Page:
Reading through the I section of an English dictionary is not exactly a barrel of laughs. There you are confronted with in-laws, incompatibility, interference, incontinence, impotence, insomnia, insanity, impoverished, incensed, inappropriate, inferno, illness, irritation and other issues. Are there any positives? Well, there is inspiration, idyllic, ice-cream, intelligence, inns and the Irish. 😀
So, are things any better in my five Romance languages?
- SPANISH: Many of the I words in Spanish are similar to their English equivalents (impotencia, imprecisco, etc.) Probably the most important I word is ir (to go) – likewise in Portuguese – but that’s something that needs a whole blog post to itself. Here, we will go for something simple: una inocentada is a practical joke. Gastarle la inocentada a alguien is to play a trick on someone. This seems to implay that Spanish practical jokes have a certain innocence (inocencia) about them, which of course often isn’t the case.
- PORTUGUESE: ignorantona is, as you might guess, an adjective meaning very ignorant or stupid, and there is a noun uma ignorantona, which means a stupid woman. But this is the thing – there is no male equivalent! What does this tell us? Is this an example of misogyny in language? Or is it a given that all men are stupid so you don’t need a word to single one out? But that’s by the by. The quirky vocabulary I wanted to point out was insossar, which means to prepare without salt or seasoning, to make tasteless. There’s many a chef who knows how to insossar. The adjective is insosso, meaning unsalted or dull. There is an expression in Brazilian Portuguese, comer insosso e beber salgado (literally, to eat dull and to drink salty), meaning to have a tough time, to endure hardship.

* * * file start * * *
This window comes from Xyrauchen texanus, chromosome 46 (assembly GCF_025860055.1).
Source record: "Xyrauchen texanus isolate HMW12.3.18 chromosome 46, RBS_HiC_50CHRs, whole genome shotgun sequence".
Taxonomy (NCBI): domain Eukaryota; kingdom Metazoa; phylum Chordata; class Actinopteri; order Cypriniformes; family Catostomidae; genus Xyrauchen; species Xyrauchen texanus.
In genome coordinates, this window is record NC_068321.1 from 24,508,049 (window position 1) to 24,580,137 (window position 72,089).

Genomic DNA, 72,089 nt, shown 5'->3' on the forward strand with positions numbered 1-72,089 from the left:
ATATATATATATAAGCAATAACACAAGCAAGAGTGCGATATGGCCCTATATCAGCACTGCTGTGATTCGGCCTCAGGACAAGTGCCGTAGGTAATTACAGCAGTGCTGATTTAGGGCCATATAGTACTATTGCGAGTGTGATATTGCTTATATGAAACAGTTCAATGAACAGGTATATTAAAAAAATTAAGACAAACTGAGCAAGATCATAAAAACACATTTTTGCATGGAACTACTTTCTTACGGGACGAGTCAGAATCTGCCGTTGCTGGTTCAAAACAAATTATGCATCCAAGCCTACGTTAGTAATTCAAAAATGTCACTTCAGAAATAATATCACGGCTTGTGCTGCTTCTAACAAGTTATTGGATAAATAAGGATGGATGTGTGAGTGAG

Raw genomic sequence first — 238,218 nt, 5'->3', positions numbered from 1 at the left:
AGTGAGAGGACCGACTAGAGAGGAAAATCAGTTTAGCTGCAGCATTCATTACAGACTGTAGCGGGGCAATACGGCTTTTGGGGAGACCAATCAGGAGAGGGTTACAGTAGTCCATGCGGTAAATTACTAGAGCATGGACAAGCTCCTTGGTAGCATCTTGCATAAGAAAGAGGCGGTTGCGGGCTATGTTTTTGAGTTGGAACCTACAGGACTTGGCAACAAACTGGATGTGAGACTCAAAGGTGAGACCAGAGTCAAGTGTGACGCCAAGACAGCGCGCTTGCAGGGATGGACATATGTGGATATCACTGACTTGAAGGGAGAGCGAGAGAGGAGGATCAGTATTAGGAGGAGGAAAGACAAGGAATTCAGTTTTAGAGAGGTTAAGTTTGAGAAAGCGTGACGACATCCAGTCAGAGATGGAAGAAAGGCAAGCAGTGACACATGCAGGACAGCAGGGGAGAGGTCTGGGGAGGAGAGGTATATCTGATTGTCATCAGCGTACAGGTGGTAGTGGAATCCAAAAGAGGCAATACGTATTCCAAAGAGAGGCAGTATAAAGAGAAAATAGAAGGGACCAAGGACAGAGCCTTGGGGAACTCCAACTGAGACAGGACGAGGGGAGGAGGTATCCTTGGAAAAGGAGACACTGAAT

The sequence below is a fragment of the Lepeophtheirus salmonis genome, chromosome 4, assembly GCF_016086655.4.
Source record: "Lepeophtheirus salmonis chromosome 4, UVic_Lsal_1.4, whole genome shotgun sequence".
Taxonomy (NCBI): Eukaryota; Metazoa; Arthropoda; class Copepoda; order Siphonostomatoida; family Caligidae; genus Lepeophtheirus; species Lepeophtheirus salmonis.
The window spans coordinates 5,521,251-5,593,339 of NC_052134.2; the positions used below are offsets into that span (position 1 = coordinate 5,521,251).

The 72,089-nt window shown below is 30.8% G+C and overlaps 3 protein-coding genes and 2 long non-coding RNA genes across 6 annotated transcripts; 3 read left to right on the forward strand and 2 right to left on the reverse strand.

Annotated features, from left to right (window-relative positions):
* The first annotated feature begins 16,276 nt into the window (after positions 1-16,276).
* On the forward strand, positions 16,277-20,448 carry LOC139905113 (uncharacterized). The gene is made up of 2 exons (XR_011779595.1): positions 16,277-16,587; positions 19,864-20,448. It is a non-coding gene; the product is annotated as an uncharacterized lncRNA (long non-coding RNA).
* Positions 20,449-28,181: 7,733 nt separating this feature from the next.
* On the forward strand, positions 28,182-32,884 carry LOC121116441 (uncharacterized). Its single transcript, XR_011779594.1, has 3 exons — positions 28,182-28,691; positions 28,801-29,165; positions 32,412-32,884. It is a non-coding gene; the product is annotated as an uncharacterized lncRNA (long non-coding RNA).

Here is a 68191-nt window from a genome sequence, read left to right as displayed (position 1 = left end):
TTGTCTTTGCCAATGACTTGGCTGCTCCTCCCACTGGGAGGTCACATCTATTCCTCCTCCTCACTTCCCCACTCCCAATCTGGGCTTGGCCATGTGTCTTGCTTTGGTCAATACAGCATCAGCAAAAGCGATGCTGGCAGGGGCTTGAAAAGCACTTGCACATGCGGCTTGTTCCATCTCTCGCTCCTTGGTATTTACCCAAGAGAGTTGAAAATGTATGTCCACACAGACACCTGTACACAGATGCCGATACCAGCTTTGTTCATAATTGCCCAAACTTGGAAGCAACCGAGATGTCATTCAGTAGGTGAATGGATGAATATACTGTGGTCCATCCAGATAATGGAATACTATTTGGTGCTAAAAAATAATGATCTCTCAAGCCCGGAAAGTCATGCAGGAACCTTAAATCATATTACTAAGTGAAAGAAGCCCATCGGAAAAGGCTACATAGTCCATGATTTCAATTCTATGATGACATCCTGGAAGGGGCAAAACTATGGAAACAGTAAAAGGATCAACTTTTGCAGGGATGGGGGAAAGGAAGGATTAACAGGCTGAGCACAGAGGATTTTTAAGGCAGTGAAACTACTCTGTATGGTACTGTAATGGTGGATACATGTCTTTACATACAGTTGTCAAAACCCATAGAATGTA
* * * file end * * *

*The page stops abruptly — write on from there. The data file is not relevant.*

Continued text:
- ROMANIAN: I’ve already told you what is by far the most important I word in Romanian… îngheţată.This is a must have in your vocabulary. If you have forgotten what it means, read my post Vital words for survival in Romania. Here’s another one that would be good to have on your travels: ieftin (ieftină in the feminine form) means cheap or cheaply. a ieftini means to discount or reduce the price of, and a se ieftini means to become cheaper. Ieftinit or ieftinită means discounted or reduced.
- FRENCH: If you go to France you might find that a lot of things are interdit or interdite, depending on whether they are masculine or feminine, which means they are banned. For example, entrée interdite means you are not allowed to have an entrée in the restaurant. No, no, that was a joke (une blague) – it means no entry or no admittance. Interdire means to ban. Il est interdit de fumer means smoking is not permitted. (Another way of saying this is défense de fumer) However, the reason why I am putting this word in the Quirky Vocab series is because of the expression être interdit or rester interdit, which mean to be dumbfounded.
- ITALIAN: An important but non-quirky world that you should learn in Italian is imparare, which means to learn. Hence sto imparando is I am learning. But there are some quirky bits too. For example, così imparari! is that’ll teach you! And there is the proverb sbagliando s’impara which is the equivalent of practice makes perfect (sbagliare means to make a mistake, from which hopefully one learns something).
Click on the Quirky vocabulary tab near the top of the page to see the other posts in the quirky series.